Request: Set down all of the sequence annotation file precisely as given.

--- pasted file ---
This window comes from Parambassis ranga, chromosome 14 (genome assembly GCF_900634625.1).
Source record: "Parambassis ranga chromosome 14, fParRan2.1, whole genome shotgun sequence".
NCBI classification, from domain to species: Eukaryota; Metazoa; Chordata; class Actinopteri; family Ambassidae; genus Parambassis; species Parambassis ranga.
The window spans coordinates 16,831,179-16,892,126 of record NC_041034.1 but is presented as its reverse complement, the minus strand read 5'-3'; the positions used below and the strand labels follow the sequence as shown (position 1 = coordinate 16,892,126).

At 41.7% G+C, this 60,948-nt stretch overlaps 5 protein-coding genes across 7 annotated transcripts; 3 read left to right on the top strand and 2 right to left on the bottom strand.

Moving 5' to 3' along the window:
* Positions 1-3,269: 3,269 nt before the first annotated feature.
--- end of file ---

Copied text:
This window comes from Parambassis ranga, chromosome 14 (genome assembly GCF_900634625.1).
Source record: "Parambassis ranga chromosome 14, fParRan2.1, whole genome shotgun sequence".
NCBI classification, from domain to species: Eukaryota; Metazoa; Chordata; class Actinopteri; family Ambassidae; genus Parambassis; species Parambassis ranga.
The window spans coordinates 16,831,179-16,892,126 of record NC_041034.1 but is presented as its reverse complement, the minus strand read 5'-3'; the positions used below and the strand labels follow the sequence as shown (position 1 = coordinate 16,892,126).

At 41.7% G+C, this 60,948-nt stretch overlaps 5 protein-coding genes across 7 annotated transcripts; 3 read left to right on the top strand and 2 right to left on the bottom strand.

Moving 5' to 3' along the window:
* Positions 1-3,269: 3,269 nt before the first annotated feature.